A new species of the extinct genus Vishnuonyx has been identified from the 11.4-million-year-old lower Otter’s jaw found at the Upper Miocene site of Hammerschmiede in the Allgäu region of Germany.
Vishnuonyx is an extinct genus of mid-sized otters (10-15 kg) that lived between 14 and 12.5 million years ago in the major rivers of Southern Asia.
Commonly known as the Vishnu otters, they were first discovered in sediments in the foothills of the Himalayas.
The new species differs from the already known members of the genus in size — intermediate between the African Vishnuonyx angololensis and the Asiatic Vishnuonyx chinjiensis — and morphology.
Named the Neptune’s Vishnu otter (Vishnuonyx neptuni), it represents the first occurrence of the genus in Europe and its most northern and western record.
“Recent finds showed that Vishnu otters reached East Africa about 12 million years ago,” said Dr. Nikolaos Kargopoulos, a paleontologist in the Department of Geosciences at the Eberhard Karls University of Tübingen, and his colleagues.
“The discovery is the first evidence that they also occurred in Europe — possibly spreading from India throughout the entire Old World.”
“Its enormous dispersal of more than 6,000 km across three continents was made possible by the geographic situation 12 million years ago.”
“The newly formed mountain ranges from the Alps in the west to the Iranian Elbrus Mountains in the east separated a large ocean basin from the Tethys Ocean, the forerunner of the Mediterranean and the Indian Ocean.”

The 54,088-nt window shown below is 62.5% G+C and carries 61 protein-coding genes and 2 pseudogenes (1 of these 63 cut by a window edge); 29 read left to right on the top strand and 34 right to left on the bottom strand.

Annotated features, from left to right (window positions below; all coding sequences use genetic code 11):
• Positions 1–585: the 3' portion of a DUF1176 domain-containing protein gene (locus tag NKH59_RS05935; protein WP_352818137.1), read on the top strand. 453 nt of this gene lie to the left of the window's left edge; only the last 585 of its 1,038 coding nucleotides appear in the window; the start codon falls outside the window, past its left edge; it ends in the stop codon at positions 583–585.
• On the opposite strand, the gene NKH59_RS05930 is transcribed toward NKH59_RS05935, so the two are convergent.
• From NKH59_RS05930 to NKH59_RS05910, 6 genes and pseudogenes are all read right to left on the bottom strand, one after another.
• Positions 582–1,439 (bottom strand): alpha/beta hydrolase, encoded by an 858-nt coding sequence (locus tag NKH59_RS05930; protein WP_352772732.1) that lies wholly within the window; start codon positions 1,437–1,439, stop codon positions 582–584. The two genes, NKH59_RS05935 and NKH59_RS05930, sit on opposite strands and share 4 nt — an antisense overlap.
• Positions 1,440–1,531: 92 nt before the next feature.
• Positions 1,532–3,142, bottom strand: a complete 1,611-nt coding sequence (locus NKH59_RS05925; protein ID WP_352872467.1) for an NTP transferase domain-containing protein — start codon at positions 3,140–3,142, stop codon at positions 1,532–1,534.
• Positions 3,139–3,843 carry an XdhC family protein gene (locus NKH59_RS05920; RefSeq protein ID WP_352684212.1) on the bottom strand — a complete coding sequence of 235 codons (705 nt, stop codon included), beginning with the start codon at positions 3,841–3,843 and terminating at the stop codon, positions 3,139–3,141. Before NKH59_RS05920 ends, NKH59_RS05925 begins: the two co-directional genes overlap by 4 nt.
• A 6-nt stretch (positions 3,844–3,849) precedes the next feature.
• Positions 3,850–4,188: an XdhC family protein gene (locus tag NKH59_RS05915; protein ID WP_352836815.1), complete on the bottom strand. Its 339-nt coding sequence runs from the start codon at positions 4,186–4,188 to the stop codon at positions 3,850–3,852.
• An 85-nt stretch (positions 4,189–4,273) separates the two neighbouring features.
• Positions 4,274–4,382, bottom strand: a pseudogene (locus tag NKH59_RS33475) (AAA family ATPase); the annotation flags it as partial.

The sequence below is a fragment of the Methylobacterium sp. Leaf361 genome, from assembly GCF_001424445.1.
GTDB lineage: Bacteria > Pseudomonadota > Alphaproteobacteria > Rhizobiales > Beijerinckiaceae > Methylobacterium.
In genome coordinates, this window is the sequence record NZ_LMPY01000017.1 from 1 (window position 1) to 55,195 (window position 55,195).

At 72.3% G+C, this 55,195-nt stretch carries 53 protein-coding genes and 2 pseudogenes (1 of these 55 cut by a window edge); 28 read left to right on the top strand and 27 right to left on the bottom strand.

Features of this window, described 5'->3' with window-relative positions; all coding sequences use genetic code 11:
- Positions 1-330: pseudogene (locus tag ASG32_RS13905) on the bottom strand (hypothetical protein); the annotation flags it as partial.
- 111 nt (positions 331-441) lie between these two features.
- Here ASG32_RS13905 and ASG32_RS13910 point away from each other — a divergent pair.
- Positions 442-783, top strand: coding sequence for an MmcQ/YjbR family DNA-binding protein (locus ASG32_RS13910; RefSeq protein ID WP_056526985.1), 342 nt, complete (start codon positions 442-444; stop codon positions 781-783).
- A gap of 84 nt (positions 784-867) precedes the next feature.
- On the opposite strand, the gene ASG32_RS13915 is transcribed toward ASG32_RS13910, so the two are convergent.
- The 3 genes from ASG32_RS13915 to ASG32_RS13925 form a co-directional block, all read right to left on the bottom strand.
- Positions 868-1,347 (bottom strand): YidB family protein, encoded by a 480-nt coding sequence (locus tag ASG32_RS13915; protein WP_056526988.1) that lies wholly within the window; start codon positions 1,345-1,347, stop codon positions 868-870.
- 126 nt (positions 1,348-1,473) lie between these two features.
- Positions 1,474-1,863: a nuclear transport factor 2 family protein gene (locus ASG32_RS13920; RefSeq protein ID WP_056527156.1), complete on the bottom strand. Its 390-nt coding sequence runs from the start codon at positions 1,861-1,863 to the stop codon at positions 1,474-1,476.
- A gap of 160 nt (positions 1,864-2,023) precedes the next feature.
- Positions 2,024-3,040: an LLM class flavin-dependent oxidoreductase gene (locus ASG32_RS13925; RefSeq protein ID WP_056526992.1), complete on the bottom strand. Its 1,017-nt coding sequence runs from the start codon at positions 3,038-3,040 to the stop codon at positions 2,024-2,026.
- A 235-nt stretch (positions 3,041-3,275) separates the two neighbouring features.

“This created the Paratethys, a vast Eurasian body of water that extended from Germany to beyond today’s Aral Sea in Kazakhstan.”
“About 12 million years ago, it had only a narrow connection to the Indian Ocean, the so-called Araks Strait in the area of modern-day Armenia.”
“We assume that Vishnuonyx neptuni followed this connection to the west and reached southern Germany, the Ancient Guenz, and the Hammerschmiede via the emerging delta of the Ancient Danube to the west of what is now the city of Vienna.”
The researchers used computer-tomographic methods to visualize the finest details in Vishnuonyx neptuni’s teeth.
“We suggest that Vishnuonyx neptuni was feeding mainly on fish and less on bivalves or plant material, resembling the living giant otter Pteronura brasiliensis.”
Originally published by SciNews